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Harvard Library commits $50,000 to complete The First Thousand Years of Greek segment of the Open Greek and Latin Project
For the past two years, the Open Greek and Latin Project team in Leipzig has been collecting scanned editions of classical texts and running optical character recognition (OCR) optimized for Greek and Latin in an effort to build the largest and most comprehensive open-source library of classical philology to date. The Harvard Library has committed $50,000, using generous funding from Arcadia, to complete The First Thousand Years of Greek segment of the Open Greek and Latin Project. The First Thousand Years of Greek aims to serve as a prototype of the larger project and will permit researchers to freely search and access a digital corpus of Ancient Greek and download, modify and redistribute their textual data so they can fully exploit new methods of analysis. Harvard’s support will cover the raw data entry costs of corrected OCR and Text Encoding Initiative Extensible Markup Language (TEI XML) to help complete the list of standard Greek editions. Harvard College Library librarian Rhea Lesage is working with the Center for Hellenic Studies and the Open Greek and Latin Project team on this initiative.

Professor William W. Hallo Memorial Service and Academic Symposium

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Professor William W. Hallo Memorial Service
Memorial service and academic symposium to honor the life, work, and contribution to Yale University of William W. Hallo, William M. Laffan Professor Emeritus of Assyriology and Babylonian Literature, curator of the Babylonian Collection, Master of Morse College. October 29, 2015 in Sylvia Slifka Chapel, Joseph Slifka Center for Jewish Life at Yale.

Articles Published in the UCLA Encyclopedia of Egyptology in the past 12 months

LombardPress: Notes on the development of a publication system for TEI transcriptions of medieval Latin texts

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Bibliographies of Neutestamentler/innen in the German Language Sphere (BNGLS)

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Bibliographies of Neutestamentler/innen in the German Language Sphere (BNGLS)

BNGLS


This page will be devoted to Bibliographies of Neutestamentler/innen in the German Language Sphere (BNGLS). More specifically, it will contain bibliographies of the English publicationsof German-language-sphere scholars as well as links to their web pages, academia.edu pages, blogs, and twitter. I know, of course, that it is neither complete nor up-to-date. Therefore, if you are a German-language-sphere scholar who would like me to add/update your English publications or links, please email me at wcoppins@uga.edu, with the subject line BNGLS. Likewise, let me know if you want me to revise my list of your research areas (but this must be kept short enough to fit on one line). I have included some scholars who are not New Testament scholars in the strict sense but whose research is relevant for New Testament scholarship. If an author publishes extensively in English, I have sometimes provided only one link, e.g., Eng/WP. Sincere apologies to all the German-language-sphere scholars whom I have missed in compiling this list (just let me know and I’ll add you).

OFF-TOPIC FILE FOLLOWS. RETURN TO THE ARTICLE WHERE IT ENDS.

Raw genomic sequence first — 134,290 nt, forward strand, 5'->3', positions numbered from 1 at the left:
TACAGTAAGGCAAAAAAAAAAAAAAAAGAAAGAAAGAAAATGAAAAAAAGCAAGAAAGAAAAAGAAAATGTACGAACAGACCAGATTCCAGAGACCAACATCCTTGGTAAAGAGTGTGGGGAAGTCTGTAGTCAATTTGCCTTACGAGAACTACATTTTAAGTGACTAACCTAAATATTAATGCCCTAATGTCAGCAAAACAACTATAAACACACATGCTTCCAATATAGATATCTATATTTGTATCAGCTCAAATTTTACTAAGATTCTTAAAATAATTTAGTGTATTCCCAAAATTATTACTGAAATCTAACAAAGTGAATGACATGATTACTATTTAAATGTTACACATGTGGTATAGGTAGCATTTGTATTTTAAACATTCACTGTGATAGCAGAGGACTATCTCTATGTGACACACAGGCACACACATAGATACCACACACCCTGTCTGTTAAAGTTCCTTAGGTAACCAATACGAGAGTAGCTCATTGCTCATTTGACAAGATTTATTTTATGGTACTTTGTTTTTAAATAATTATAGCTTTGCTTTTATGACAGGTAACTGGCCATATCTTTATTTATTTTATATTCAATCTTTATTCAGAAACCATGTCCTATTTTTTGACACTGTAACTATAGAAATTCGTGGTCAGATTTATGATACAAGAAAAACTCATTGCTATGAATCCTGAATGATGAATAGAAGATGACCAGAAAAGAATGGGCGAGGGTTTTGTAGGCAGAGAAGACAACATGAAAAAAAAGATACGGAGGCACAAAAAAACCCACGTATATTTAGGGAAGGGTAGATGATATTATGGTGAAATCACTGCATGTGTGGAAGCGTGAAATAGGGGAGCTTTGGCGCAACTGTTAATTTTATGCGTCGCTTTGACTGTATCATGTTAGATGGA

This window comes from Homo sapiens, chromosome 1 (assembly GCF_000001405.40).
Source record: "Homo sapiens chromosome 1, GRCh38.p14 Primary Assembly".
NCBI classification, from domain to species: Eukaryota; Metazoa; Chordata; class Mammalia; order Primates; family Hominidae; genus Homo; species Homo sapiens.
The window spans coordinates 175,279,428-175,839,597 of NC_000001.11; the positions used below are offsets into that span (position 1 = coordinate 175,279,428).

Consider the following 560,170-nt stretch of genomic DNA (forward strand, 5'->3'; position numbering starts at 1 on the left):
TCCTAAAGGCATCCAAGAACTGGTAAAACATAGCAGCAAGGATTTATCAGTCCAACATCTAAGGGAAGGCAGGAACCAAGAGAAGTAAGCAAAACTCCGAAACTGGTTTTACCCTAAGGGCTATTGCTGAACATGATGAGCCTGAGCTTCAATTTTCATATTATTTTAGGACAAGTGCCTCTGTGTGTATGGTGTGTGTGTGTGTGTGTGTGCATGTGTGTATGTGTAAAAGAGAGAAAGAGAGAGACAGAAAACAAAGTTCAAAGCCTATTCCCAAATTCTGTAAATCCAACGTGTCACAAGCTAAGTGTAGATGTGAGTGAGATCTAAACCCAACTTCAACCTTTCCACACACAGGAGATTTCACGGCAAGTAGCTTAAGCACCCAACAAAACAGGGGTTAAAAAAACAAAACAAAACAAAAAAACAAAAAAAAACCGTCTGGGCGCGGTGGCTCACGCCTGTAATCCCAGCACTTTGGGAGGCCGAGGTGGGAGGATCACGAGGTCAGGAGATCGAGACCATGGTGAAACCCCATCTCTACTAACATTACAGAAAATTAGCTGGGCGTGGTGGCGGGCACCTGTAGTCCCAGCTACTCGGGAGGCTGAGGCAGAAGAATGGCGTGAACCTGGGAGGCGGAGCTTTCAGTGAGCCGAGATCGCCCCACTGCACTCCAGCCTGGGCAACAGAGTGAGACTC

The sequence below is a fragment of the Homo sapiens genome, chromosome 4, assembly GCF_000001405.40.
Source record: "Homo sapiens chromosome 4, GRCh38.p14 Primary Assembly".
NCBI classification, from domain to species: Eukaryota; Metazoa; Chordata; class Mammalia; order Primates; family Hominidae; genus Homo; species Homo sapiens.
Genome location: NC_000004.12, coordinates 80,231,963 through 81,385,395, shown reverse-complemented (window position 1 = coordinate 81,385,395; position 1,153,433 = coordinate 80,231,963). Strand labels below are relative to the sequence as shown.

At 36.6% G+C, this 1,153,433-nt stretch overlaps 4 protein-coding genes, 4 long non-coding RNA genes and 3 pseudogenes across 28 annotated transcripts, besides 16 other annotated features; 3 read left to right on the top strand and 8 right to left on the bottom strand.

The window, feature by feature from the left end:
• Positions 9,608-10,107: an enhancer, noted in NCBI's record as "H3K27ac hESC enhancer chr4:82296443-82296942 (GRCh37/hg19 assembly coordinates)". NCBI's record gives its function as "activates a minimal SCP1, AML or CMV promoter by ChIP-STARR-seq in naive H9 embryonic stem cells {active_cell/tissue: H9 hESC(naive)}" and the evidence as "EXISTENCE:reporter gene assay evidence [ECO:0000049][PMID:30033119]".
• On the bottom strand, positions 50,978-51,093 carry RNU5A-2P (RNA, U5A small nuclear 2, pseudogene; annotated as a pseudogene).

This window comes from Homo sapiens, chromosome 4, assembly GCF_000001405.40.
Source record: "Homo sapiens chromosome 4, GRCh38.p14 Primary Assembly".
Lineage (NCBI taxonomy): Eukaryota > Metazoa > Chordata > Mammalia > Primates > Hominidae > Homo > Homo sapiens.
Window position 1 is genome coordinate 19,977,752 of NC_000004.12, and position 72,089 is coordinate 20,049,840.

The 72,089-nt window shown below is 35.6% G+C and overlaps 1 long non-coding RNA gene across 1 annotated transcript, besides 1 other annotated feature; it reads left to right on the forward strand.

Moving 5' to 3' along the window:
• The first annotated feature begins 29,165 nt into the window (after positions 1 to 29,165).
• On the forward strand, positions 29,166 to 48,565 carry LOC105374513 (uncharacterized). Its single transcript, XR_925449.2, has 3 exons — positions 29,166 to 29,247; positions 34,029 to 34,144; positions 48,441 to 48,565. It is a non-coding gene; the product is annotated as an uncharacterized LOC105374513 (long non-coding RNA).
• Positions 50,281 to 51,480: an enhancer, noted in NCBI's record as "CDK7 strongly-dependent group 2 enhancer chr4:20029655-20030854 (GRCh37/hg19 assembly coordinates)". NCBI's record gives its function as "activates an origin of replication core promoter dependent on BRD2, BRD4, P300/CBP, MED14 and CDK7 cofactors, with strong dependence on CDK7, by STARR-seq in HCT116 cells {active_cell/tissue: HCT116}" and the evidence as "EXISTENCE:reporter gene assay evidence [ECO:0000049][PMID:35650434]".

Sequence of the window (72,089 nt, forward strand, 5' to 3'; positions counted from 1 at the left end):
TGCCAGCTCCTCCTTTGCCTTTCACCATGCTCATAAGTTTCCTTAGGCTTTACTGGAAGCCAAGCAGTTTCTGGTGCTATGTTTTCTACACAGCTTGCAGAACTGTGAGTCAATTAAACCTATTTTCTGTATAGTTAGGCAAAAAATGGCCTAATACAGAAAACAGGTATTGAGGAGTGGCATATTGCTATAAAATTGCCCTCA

KEY: Eng = English Bibliography; WP = Web page; Bib = Bibliography; Acad = Academia.edu page; TW = Twitter; GFN = Germanforneutestamentler posts; DNB = Deutsche Nationale Bibliotek; Wiki = Wikipedia; AV = AudioVideo; apocrypha = ancient Christian apocrypha; JCD = Jewish-Christian Dialogue; LSup = Lord’s Supper/Eucharist. NPOP = New Perspective on Paul; NTT = New Testament theology; OTNT = Old Testament in the New Testament; SM = Sermon on the Mount.

Travelers in the Middle East Archive (TIMEA)

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[First posted in AWOL 12 March 2013, updated 1 April 2016]

Travelers in the Middle East Archive (TIMEA)
TIMEA Home
The Travelers in the Middle East Archive (TIMEA) is a digital archive that focuses on Western interactions with the Middle East, particularly travels to Egypt during the nineteenth and early twentieth centuries. TIMEA offers electronic texts such as travel guides, museum catalogs, and travel narratives, photographic and hand-drawn images of Egypt, historical maps, and interactive GIS (Geographic Information Systems) maps of Egypt and Cyprus.